Sir Arthur Conan Doyle Biography
(1859–1930), The Stark–Munro Letters, The Great Boer War, A Study in Scarlet, The Sign of Four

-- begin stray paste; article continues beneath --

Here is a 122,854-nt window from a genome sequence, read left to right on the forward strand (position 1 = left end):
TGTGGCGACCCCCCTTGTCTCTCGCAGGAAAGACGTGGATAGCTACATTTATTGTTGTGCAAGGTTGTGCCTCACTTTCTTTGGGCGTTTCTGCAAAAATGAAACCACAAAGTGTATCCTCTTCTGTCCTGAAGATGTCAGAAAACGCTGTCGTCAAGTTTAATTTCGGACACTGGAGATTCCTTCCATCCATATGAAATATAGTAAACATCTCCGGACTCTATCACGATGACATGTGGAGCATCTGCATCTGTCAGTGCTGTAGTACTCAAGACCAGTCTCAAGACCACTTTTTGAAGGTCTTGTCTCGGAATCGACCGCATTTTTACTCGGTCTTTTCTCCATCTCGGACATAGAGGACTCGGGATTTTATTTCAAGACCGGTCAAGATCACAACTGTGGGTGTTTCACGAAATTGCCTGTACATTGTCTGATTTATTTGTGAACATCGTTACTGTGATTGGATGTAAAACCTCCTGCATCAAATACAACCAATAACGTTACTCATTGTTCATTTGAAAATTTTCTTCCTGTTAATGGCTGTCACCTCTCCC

British writer of detective and historical fiction, of Irish descent, born in Edinburgh, educated at Stonyhurst and the University of Edinburgh, where he studied medicine. After a brief and unsatisfactory medical partnership with a friend in Plymouth—The Stark–Munro Letters (1895) gives a fictionalized account of the episode—he practised in Southsea from 1882 to 1890, and later served as an army physician during the Boer War, writing a history of the campaign (The Great Boer War, 1900) and an influential pamphlet ‘The War in South Africa’, which was much translated. He married Louise Hawkins (d. 1906) in 1885, and Jean Leckie, who survived him, in 1907. In the novel A Study in Scarlet (1888) he introduced the private detective Sherlock Holmes and his impercipient friend Dr Watson, the narrator in most of the stories, and with whom he resides at 221B Baker Street; the other Sherlock Holmes novels are The Sign of Four (1890), The Hound of the Baskervilles (1902), and The Valley of Fear (1914). Doyle's immense popularity, however, stemmed from the Sherlock Holmes short stories, published mainly in the Strand Magazine, where the first, ‘A Scandal in Bohemia’, appeared in 1891. Tiring of the character, he wrote of Holmes's death in ‘The Final Problem’ (1893), but vehement public protest forced a resurrection in ‘The Empty House’ (1903). The stories are collected in The Adventures of Sherlock Holmes (1892), The Memoirs of Sherlock Holmes (1894), The Return of Sherlock Holmes (1905), His Last Bow: Some Reminiscences of Sherlock Holmes (1917), and The Case-Book of Sherlock Holmes (1927). Undoubtedly the best-known and perhaps, too, the best of all fictional detectives, whose influence on later writers is demonstrated by such figures as Freeman's Dr Thorndyke, or Christie's Poirot, Holmes owes something to his predecessors, Poe's Dupin and Emile Gaboriau's Lecoq, while his deductive method is partly borrowed from Doyle's teacher at Edinburgh, Dr Joseph Bell. There are over a hundred Sherlock Holmes films, the best-known being those of the 1940s with Basil Rathbone as the detective, a number of plays, two written by Doyle himself, and many radio and television adaptations. Doyle however, set greater store by his historical fiction, which combines exciting adventure with carefully researched detail. The best works are The White Company (1891) and its successor, Sir Nigel (1906), set in the fourteenth century; Rodney Stone (1896), with a Regency prize-fighting background; and the light-hearted stories of a cavalry officer in Napoleon's army, The Exploits of Brigadier Gerard (1896). Also worthy of mention is The Lost World (1912), the first of a series of stories dominated by Professor Challenger. Doyle wrote many books on public themes, including a long history of the Flanders campaign in the First World War (6 volumes, 1916–19). His one-act play Waterloo provided Sir Henry Irving in 1894 with one of his most successful parts. In 1926 he published his History of Spiritualism, one of many books he wrote on the subject, in which he was greatly interested. His efforts to right miscarriages of justice resulted in the release of George Edalji in 1906 and of Oscar Slater in 1927, both wrongfully imprisoned. He published accounts of both cases. See lives by H. Pearson (1943), J. D. Carr (1949), and J. Symons (1979); and H. Keating, Sherlock Holmes: The Man and His World (1979).
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